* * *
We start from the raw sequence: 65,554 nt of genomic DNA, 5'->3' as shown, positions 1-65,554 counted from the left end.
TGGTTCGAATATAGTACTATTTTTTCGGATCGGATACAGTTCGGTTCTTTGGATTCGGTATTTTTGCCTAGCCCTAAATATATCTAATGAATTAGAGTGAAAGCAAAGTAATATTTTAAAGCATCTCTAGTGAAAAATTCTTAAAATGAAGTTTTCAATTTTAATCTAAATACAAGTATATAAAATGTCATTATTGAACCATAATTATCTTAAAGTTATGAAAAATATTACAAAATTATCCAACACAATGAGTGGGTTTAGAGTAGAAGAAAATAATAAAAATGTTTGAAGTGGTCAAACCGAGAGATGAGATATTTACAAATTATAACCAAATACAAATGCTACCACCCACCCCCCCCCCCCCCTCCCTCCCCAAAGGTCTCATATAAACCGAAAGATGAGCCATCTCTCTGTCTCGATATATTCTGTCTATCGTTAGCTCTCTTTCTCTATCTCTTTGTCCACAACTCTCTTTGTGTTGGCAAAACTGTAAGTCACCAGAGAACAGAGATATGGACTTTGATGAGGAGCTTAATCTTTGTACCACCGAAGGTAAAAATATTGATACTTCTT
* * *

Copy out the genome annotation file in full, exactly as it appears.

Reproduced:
We start from the raw sequence: 65,554 nt of genomic DNA, 5'->3' as shown, positions 1-65,554 counted from the left end.
TGGTTCGAATATAGTACTATTTTTTCGGATCGGATACAGTTCGGTTCTTTGGATTCGGTATTTTTGCCTAGCCCTAAATATATCTAATGAATTAGAGTGAAAGCAAAGTAATATTTTAAAGCATCTCTAGTGAAAAATTCTTAAAATGAAGTTTTCAATTTTAATCTAAATACAAGTATATAAAATGTCATTATTGAACCATAATTATCTTAAAGTTATGAAAAATATTACAAAATTATCCAACACAATGAGTGGGTTTAGAGTAGAAGAAAATAATAAAAATGTTTGAAGTGGTCAAACCGAGAGATGAGATATTTACAAATTATAACCAAATACAAATGCTACCACCCACCCCCCCCCCCCCCTCCCTCCCCAAAGGTCTCATATAAACCGAAAGATGAGCCATCTCTCTGTCTCGATATATTCTGTCTATCGTTAGCTCTCTTTCTCTATCTCTTTGTCCACAACTCTCTTTGTGTTGGCAAAACTGTAAGTCACCAGAGAACAGAGATATGGACTTTGATGAGGAGCTTAATCTTTGTACCACCGAAGGTAAAAATATTGATACTTCTT